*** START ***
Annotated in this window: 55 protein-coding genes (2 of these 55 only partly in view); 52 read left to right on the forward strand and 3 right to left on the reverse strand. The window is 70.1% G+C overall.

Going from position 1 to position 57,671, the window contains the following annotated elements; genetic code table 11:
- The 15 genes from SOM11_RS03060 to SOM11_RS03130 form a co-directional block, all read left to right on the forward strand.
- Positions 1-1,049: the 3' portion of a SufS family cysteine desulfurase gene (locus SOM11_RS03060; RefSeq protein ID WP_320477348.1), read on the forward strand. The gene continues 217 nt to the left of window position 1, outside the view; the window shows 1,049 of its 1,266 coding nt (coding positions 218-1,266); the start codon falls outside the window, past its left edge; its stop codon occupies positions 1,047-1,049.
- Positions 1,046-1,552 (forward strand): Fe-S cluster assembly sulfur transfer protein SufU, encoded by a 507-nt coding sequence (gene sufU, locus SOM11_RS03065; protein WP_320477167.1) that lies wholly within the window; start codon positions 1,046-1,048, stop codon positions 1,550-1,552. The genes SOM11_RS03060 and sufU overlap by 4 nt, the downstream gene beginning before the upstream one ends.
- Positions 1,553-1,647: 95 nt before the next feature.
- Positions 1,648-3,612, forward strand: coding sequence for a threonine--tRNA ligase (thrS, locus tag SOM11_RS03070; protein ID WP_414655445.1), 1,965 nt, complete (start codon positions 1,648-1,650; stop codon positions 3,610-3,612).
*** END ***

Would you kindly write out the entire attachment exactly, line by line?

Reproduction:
Annotated in this window: 55 protein-coding genes (2 of these 55 only partly in view); 52 read left to right on the forward strand and 3 right to left on the reverse strand. The window is 70.1% G+C overall.

Going from position 1 to position 57,671, the window contains the following annotated elements; genetic code table 11:
- The 15 genes from SOM11_RS03060 to SOM11_RS03130 form a co-directional block, all read left to right on the forward strand.
- Positions 1-1,049: the 3' portion of a SufS family cysteine desulfurase gene (locus SOM11_RS03060; RefSeq protein ID WP_320477348.1), read on the forward strand. The gene continues 217 nt to the left of window position 1, outside the view; the window shows 1,049 of its 1,266 coding nt (coding positions 218-1,266); the start codon falls outside the window, past its left edge; its stop codon occupies positions 1,047-1,049.
- Positions 1,046-1,552 (forward strand): Fe-S cluster assembly sulfur transfer protein SufU, encoded by a 507-nt coding sequence (gene sufU, locus SOM11_RS03065; protein WP_320477167.1) that lies wholly within the window; start codon positions 1,046-1,048, stop codon positions 1,550-1,552. The genes SOM11_RS03060 and sufU overlap by 4 nt, the downstream gene beginning before the upstream one ends.
- Positions 1,553-1,647: 95 nt before the next feature.
- Positions 1,648-3,612, forward strand: coding sequence for a threonine--tRNA ligase (thrS, locus tag SOM11_RS03070; protein ID WP_414655445.1), 1,965 nt, complete (start codon positions 1,648-1,650; stop codon positions 3,610-3,612).